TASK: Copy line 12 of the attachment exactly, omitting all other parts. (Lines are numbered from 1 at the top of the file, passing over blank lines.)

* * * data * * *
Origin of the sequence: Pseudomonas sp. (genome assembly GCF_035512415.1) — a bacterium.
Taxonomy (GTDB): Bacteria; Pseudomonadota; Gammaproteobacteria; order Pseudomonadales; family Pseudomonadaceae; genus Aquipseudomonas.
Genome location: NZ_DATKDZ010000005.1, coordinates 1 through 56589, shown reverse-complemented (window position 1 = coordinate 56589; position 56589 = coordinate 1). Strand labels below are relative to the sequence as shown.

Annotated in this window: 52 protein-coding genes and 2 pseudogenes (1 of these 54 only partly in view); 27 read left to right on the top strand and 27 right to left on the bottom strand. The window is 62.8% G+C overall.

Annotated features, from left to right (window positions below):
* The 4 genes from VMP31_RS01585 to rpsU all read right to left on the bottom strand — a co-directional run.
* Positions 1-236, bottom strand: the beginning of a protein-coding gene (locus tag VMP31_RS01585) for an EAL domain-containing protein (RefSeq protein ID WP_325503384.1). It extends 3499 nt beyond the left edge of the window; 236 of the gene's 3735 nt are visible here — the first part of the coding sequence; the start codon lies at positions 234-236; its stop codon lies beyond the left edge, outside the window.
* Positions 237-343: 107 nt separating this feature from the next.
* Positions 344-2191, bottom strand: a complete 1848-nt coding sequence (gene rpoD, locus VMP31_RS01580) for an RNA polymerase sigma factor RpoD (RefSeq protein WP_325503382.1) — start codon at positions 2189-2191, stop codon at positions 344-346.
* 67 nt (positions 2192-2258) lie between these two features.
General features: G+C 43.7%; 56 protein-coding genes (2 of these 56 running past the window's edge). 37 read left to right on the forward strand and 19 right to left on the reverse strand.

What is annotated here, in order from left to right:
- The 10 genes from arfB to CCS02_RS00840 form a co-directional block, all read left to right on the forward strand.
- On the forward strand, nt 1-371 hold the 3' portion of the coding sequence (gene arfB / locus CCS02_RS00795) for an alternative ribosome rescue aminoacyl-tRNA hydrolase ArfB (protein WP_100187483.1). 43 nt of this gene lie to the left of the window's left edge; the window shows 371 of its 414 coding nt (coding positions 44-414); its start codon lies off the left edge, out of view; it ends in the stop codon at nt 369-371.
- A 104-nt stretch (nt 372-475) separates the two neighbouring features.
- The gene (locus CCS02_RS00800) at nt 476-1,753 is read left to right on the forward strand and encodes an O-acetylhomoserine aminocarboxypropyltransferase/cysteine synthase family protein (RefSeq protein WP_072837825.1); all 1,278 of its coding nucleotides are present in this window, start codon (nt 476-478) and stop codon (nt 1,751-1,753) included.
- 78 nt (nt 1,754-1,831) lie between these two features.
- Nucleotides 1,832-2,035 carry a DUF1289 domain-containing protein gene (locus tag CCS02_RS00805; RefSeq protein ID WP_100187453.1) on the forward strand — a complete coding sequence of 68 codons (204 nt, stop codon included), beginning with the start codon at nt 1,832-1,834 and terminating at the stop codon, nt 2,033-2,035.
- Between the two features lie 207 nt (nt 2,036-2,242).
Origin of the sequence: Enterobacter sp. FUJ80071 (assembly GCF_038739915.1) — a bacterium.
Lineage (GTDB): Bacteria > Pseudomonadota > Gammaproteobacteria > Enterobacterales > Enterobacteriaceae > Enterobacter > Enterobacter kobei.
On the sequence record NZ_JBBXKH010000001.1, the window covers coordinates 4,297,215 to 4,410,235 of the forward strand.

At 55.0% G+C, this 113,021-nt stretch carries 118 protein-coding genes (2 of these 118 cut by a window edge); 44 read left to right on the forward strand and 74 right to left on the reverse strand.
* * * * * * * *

What is annotated here, in order from left to right: